SA’s growth prospects looking bleaker by the day
The Reserve Bank’s leading indicator signals slower growth due to load-shedding, suppressed demand and low confidence
The Reserve Bank’s leading business cycle indicator, which contracted for a second consecutive month, paints a bleak picture of SA’s growth prospects — which look set to disappoint once again.
After the economy failed to grow more than 1% in 2018, the data, released on Tuesday, suggests that any momentum has stalled.
The leading indicator is based on monthly movements in various economic indicators, such as interest rate spreads, new passenger vehicles sold and job advertisements. It is watched closely as it moves in line with current economic growth — a drop in the indicator signals a risk of weak growth, or even contraction, for the economy.
The leading indicator slipped into contractionary territory in December for the first time since July 2016. In January this year it fell 1.8%, reflecting current fragilities in the economy. The biggest blow came from further decelerations in the 12-month percentage changes in job advertisement space and in the number of new passenger vehicles sold.
"It’s telling us that economic momentum is slowing in SA, indicative of load-shedding, suppressed domestic demand and low confidence," says BNP Paribas economist Jeff Schultz. "This tells us that in the next six to 12 months, economic activity will disappoint."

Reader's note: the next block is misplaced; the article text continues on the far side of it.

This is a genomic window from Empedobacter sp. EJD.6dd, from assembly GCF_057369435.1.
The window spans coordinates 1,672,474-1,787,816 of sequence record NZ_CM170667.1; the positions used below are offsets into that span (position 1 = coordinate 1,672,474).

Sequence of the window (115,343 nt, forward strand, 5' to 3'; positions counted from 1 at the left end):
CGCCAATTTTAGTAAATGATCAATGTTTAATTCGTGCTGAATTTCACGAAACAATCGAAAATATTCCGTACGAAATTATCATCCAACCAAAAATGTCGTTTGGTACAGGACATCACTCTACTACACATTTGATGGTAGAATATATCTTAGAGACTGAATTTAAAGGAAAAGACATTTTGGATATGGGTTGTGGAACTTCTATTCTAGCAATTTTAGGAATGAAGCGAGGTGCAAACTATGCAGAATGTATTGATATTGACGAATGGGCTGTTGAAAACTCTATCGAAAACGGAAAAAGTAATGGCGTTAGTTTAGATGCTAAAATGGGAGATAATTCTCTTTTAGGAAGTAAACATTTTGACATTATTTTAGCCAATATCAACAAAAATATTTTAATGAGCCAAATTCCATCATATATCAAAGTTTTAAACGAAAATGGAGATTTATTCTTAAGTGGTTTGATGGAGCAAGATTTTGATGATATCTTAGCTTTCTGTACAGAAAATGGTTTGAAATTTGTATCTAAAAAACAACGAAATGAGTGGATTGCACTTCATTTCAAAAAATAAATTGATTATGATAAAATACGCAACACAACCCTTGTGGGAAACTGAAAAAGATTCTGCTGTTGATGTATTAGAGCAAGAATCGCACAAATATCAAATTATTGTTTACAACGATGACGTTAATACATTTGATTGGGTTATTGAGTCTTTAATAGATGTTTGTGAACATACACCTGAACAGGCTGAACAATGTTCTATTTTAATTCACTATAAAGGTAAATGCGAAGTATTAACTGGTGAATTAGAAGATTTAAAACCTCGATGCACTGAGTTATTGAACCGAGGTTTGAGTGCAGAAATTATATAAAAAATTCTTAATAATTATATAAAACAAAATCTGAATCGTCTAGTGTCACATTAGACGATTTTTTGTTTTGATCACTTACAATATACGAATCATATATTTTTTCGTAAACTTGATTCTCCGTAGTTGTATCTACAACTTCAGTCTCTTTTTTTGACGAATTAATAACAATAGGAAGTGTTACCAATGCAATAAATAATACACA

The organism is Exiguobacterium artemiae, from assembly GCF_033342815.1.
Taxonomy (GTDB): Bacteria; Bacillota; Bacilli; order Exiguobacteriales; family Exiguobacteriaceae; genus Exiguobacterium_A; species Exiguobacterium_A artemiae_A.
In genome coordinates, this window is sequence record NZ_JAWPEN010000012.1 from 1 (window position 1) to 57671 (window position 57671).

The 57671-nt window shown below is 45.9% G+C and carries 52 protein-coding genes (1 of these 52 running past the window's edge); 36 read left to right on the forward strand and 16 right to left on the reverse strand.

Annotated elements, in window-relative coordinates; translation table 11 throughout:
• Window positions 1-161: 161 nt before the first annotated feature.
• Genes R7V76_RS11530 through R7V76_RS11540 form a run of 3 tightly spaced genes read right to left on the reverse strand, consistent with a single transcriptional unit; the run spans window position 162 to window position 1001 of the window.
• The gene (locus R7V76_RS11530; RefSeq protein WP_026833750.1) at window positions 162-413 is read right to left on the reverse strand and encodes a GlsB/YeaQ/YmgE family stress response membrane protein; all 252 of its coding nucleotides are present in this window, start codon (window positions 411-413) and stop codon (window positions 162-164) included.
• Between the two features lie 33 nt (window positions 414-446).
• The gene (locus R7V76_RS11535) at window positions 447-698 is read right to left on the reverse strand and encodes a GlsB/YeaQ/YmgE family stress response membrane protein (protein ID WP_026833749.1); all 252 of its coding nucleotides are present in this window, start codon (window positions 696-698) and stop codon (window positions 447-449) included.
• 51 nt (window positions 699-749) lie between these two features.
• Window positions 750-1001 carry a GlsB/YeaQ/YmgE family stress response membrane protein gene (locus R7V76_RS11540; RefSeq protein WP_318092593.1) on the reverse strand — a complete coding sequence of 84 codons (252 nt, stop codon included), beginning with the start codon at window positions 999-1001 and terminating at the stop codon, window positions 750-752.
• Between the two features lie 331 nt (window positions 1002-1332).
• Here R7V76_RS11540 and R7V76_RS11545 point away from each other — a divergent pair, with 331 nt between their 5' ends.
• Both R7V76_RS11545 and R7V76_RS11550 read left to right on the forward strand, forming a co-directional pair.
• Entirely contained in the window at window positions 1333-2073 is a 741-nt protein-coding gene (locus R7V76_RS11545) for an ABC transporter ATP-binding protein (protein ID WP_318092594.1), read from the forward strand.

This comes after a slew of disappointing data showing the economy faltered at the start of the year. A stronger-than-expected performance in the retail sector in January was not enough to offset weak performance in the mining and manufacturing sectors.
The economy has also been dealt a blow by persistent power cuts, which have threatened to dent economic growth. The Reserve Bank will this week likely revise down its growth forecast of 1.7% for the year.
However, despite the weak economy, the number of employed South Africans rose by 87,000 in the fourth quarter of 2018, according to the latest quarterly employment statistics, which cover all sectors other than agriculture.
"This is a backwards-looking indicator and does not look through the seasonal temporary employment in the fourth quarter," says Schultz. "This is broadly on the services side of the economy — what we need to see is job creation on the supply side of the economy."
Though employment gains were seen in certain industries, overall domestic labour market conditions remain sluggish — a result of the flailing economy.